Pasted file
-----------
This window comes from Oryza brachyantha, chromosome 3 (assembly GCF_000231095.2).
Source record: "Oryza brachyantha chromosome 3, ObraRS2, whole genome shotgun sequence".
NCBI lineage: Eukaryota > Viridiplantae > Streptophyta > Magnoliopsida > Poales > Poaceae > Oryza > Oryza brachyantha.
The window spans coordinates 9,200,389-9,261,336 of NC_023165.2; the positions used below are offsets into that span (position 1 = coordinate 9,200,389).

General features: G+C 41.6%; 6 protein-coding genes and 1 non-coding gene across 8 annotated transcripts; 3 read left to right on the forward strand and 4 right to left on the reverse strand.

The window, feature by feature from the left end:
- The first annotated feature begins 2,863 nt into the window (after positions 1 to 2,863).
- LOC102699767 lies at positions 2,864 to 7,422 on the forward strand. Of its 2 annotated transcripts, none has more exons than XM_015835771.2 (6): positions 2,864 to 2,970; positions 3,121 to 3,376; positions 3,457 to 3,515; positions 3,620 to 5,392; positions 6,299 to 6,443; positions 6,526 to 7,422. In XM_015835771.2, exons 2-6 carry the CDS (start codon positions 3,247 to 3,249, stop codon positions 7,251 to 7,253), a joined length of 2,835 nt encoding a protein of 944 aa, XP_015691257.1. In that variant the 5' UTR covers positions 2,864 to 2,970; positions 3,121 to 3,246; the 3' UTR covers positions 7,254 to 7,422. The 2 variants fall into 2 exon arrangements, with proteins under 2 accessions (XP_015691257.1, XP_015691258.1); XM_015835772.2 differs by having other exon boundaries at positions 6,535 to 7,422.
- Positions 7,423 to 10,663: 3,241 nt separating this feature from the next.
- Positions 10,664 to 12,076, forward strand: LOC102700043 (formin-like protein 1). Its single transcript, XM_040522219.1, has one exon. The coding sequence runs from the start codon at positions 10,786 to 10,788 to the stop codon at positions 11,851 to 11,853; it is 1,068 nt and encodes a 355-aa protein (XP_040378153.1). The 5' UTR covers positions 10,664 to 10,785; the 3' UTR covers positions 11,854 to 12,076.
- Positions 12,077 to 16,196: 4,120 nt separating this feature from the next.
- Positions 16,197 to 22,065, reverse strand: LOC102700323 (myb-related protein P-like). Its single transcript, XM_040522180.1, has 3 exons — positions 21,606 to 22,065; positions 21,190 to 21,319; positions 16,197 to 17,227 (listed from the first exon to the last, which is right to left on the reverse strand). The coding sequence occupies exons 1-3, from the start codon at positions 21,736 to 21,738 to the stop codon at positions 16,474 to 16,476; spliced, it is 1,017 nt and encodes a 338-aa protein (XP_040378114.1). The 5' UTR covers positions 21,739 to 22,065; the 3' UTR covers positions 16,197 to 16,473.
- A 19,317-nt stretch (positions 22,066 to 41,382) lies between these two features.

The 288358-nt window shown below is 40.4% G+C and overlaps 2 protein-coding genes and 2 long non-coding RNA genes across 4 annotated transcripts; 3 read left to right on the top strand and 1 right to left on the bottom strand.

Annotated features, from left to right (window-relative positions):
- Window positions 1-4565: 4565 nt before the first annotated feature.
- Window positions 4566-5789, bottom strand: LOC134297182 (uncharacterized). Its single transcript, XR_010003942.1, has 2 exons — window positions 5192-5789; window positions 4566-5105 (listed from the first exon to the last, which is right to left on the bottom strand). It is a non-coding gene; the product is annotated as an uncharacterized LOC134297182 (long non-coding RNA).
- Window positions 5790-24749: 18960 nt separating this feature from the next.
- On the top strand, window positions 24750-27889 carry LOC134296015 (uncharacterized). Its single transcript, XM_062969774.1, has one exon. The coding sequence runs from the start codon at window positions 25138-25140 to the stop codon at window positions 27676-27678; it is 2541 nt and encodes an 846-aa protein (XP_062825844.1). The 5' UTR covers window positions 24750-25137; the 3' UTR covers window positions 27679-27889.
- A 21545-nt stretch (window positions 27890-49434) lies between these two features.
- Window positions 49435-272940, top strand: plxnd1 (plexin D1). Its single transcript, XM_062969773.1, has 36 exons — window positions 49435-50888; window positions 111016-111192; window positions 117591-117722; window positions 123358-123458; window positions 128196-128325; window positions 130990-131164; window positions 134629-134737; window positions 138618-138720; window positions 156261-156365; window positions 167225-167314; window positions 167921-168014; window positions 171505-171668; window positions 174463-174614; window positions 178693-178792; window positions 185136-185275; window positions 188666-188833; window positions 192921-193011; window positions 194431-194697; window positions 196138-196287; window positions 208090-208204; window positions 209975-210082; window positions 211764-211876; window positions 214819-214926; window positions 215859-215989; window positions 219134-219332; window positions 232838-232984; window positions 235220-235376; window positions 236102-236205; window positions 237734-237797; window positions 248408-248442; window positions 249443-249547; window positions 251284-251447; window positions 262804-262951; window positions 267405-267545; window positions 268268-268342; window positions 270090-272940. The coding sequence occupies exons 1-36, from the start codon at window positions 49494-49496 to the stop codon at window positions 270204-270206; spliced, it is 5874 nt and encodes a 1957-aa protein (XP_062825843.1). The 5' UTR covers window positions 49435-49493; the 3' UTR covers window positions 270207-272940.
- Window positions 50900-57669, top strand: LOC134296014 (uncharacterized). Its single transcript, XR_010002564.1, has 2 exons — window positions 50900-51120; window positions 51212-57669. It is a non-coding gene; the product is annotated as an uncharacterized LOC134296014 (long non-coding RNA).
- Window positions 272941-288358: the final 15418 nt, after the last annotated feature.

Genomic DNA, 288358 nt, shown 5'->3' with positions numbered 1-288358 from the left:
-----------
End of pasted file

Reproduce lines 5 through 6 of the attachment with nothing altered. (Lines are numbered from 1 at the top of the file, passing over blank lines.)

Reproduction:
General features: G+C 41.6%; 6 protein-coding genes and 1 non-coding gene across 8 annotated transcripts; 3 read left to right on the forward strand and 4 right to left on the reverse strand.

The window, feature by feature from the left end: